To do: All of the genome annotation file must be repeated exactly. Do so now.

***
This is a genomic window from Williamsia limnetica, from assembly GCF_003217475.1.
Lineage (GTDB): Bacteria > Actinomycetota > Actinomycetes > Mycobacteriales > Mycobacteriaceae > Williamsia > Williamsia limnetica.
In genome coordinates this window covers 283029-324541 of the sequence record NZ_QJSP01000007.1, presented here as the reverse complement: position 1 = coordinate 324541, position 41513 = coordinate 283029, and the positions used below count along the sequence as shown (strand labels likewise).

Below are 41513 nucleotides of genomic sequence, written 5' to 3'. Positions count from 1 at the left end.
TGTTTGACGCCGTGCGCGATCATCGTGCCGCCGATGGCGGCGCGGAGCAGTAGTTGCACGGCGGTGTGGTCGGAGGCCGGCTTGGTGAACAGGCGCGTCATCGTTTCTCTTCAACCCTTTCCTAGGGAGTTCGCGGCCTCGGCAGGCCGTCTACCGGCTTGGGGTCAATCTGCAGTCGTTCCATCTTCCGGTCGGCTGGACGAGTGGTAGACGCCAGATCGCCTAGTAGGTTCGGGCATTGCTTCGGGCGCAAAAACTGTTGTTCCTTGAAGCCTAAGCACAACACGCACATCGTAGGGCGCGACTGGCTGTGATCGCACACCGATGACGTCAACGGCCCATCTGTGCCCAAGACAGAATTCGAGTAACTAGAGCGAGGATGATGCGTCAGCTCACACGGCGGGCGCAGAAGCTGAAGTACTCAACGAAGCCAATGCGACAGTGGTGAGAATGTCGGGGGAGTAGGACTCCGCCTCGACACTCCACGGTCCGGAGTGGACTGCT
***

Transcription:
This is a genomic window from Williamsia limnetica, from assembly GCF_003217475.1.
Lineage (GTDB): Bacteria > Actinomycetota > Actinomycetes > Mycobacteriales > Mycobacteriaceae > Williamsia > Williamsia limnetica.
In genome coordinates this window covers 283029-324541 of the sequence record NZ_QJSP01000007.1, presented here as the reverse complement: position 1 = coordinate 324541, position 41513 = coordinate 283029, and the positions used below count along the sequence as shown (strand labels likewise).

Below are 41513 nucleotides of genomic sequence, written 5' to 3'. Positions count from 1 at the left end.
TGTTTGACGCCGTGCGCGATCATCGTGCCGCCGATGGCGGCGCGGAGCAGTAGTTGCACGGCGGTGTGGTCGGAGGCCGGCTTGGTGAACAGGCGCGTCATCGTTTCTCTTCAACCCTTTCCTAGGGAGTTCGCGGCCTCGGCAGGCCGTCTACCGGCTTGGGGTCAATCTGCAGTCGTTCCATCTTCCGGTCGGCTGGACGAGTGGTAGACGCCAGATCGCCTAGTAGGTTCGGGCATTGCTTCGGGCGCAAAAACTGTTGTTCCTTGAAGCCTAAGCACAACACGCACATCGTAGGGCGCGACTGGCTGTGATCGCACACCGATGACGTCAACGGCCCATCTGTGCCCAAGACAGAATTCGAGTAACTAGAGCGAGGATGATGCGTCAGCTCACACGGCGGGCGCAGAAGCTGAAGTACTCAACGAAGCCAATGCGACAGTGGTGAGAATGTCGGGGGAGTAGGACTCCGCCTCGACACTCCACGGTCCGGAGTGGACTGCT